The shooting reconstruction completed by a knowledgeable investigator may take into account that Shooter X was standing in a certain area and that Victim Y was struck by a certain number of shotshell pellets from his waist to his upper back while running away at about the south edge of a parking lot; the investigator can then estimate with a fair amount of precision, given the pellet- count per load of the shotshell and the tested pattern of the shotgun, that the weapon was pointed (intentionally or not) within a couple feet to the left or right of the victim, but only at that instant in time. The events and actions leading up to and following the shooting are unknown to the investigator, except for the statements of possibly biased participants. This instant in time may be presented to the court as a diagram or model, but will only show the moment as ascertained by the trajectory reconstruction, not some imagined scenario.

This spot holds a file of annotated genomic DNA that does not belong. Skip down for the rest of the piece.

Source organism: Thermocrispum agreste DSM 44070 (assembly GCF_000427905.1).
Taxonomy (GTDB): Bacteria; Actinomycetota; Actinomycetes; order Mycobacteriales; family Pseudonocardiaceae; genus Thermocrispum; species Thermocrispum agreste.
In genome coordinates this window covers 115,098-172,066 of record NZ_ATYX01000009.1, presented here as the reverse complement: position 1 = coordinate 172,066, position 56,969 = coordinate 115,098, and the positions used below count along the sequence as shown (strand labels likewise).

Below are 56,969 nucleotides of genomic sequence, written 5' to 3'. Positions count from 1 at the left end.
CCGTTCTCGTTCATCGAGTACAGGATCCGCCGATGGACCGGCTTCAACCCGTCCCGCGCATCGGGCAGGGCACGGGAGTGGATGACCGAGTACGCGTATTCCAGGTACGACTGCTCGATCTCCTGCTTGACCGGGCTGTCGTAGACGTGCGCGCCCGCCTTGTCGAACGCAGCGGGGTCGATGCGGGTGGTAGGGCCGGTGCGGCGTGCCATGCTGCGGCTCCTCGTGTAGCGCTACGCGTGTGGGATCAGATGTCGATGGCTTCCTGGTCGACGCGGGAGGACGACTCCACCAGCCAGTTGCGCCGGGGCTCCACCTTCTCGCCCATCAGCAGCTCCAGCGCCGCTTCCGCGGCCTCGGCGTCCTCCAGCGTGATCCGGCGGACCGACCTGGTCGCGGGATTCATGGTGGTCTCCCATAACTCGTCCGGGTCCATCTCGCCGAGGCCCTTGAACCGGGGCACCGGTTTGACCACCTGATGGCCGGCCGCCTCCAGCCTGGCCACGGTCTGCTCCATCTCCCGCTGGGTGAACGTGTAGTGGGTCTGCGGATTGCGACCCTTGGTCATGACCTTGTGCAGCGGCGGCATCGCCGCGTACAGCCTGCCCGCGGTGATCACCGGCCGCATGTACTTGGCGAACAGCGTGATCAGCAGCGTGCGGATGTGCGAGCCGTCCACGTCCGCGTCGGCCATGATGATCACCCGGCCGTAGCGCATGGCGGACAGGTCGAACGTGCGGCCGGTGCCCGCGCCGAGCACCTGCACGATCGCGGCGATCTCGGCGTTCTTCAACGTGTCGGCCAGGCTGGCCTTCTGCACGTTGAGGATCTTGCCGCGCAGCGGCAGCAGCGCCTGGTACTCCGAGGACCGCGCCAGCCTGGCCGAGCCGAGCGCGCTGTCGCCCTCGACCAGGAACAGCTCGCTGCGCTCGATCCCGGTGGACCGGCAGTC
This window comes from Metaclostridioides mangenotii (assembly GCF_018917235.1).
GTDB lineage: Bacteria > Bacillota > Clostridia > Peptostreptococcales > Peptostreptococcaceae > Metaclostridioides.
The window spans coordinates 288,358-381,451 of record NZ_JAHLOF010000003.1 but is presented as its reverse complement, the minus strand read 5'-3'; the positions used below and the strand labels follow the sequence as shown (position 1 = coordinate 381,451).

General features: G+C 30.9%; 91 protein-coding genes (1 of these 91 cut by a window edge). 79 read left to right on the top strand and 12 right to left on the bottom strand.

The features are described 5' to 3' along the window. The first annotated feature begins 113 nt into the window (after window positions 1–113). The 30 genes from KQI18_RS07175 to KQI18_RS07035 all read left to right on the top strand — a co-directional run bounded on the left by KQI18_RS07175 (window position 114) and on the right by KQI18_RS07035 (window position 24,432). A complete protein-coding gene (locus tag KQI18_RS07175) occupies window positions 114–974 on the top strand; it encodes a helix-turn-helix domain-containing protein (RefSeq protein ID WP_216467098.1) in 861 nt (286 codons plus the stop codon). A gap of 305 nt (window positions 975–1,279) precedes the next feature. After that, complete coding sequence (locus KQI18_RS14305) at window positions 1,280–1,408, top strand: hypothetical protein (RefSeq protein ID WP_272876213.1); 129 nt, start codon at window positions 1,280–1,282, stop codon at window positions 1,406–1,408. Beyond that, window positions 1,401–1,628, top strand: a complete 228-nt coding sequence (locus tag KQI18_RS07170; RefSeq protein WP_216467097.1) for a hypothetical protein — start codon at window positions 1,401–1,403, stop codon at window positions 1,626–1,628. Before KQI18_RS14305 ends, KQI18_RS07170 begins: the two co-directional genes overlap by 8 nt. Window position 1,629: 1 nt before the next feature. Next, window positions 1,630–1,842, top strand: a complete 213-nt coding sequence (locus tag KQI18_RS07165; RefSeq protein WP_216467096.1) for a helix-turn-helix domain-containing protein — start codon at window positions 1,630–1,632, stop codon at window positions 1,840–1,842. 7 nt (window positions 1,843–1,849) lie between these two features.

The reconstruction of an automobile accident can give one a good idea about the motions of the vehicles just before and just after a collision, because these are based on speed calculations worked out from marks on the roadway, crush damage, post-impact travel, and a multitude of other items of true physical evidence. This sort of incident might become the subject of an animated reenactment, after a competent reconstruction, of course. A shooting incident, on the other hand, is seldom the valid subject of such display. No one, especially the investigator, knows for certain what the whole incident looked like from the shooter's point-of-view, the victim's point-of-view, or the viewpoint of any interested bystander. No qualified investigator would lay claim to such omniscience. The reenactor, however, seems to know it all.